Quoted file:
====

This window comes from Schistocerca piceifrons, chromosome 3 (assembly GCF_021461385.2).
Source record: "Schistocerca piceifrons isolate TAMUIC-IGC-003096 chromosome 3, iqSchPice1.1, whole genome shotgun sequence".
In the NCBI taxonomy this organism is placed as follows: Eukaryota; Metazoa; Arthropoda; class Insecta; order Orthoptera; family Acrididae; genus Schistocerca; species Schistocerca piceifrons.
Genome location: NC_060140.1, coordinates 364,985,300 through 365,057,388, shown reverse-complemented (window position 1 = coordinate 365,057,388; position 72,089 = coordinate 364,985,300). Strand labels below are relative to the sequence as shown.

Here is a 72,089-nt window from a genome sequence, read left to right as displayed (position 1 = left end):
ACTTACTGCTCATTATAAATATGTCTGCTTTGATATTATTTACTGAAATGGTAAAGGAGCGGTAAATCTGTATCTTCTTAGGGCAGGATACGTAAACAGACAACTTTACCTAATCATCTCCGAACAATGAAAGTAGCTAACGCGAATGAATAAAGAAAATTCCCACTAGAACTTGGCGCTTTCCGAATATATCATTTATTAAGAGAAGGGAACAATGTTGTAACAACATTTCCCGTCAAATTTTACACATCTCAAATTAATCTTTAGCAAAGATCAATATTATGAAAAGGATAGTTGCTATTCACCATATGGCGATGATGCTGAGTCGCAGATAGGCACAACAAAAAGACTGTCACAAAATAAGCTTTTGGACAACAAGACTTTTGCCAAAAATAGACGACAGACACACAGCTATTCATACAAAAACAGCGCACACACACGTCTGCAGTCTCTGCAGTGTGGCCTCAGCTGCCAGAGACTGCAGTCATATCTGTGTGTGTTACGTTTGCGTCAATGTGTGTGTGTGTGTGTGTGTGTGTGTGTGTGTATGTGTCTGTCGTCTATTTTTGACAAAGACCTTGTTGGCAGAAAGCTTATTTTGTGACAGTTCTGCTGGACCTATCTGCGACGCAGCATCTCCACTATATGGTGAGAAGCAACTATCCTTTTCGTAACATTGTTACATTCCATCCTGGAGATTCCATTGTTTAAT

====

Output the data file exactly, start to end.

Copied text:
This window comes from Schistocerca piceifrons, chromosome 3 (assembly GCF_021461385.2).
Source record: "Schistocerca piceifrons isolate TAMUIC-IGC-003096 chromosome 3, iqSchPice1.1, whole genome shotgun sequence".
In the NCBI taxonomy this organism is placed as follows: Eukaryota; Metazoa; Arthropoda; class Insecta; order Orthoptera; family Acrididae; genus Schistocerca; species Schistocerca piceifrons.
Genome location: NC_060140.1, coordinates 364,985,300 through 365,057,388, shown reverse-complemented (window position 1 = coordinate 365,057,388; position 72,089 = coordinate 364,985,300). Strand labels below are relative to the sequence as shown.

Here is a 72,089-nt window from a genome sequence, read left to right as displayed (position 1 = left end):
ACTTACTGCTCATTATAAATATGTCTGCTTTGATATTATTTACTGAAATGGTAAAGGAGCGGTAAATCTGTATCTTCTTAGGGCAGGATACGTAAACAGACAACTTTACCTAATCATCTCCGAACAATGAAAGTAGCTAACGCGAATGAATAAAGAAAATTCCCACTAGAACTTGGCGCTTTCCGAATATATCATTTATTAAGAGAAGGGAACAATGTTGTAACAACATTTCCCGTCAAATTTTACACATCTCAAATTAATCTTTAGCAAAGATCAATATTATGAAAAGGATAGTTGCTATTCACCATATGGCGATGATGCTGAGTCGCAGATAGGCACAACAAAAAGACTGTCACAAAATAAGCTTTTGGACAACAAGACTTTTGCCAAAAATAGACGACAGACACACAGCTATTCATACAAAAACAGCGCACACACACGTCTGCAGTCTCTGCAGTGTGGCCTCAGCTGCCAGAGACTGCAGTCATATCTGTGTGTGTTACGTTTGCGTCAATGTGTGTGTGTGTGTGTGTGTGTGTGTGTGTGTATGTGTCTGTCGTCTATTTTTGACAAAGACCTTGTTGGCAGAAAGCTTATTTTGTGACAGTTCTGCTGGACCTATCTGCGACGCAGCATCTCCACTATATGGTGAGAAGCAACTATCCTTTTCGTAACATTGTTACATTCCATCCTGGAGATTCCATTGTTTAAT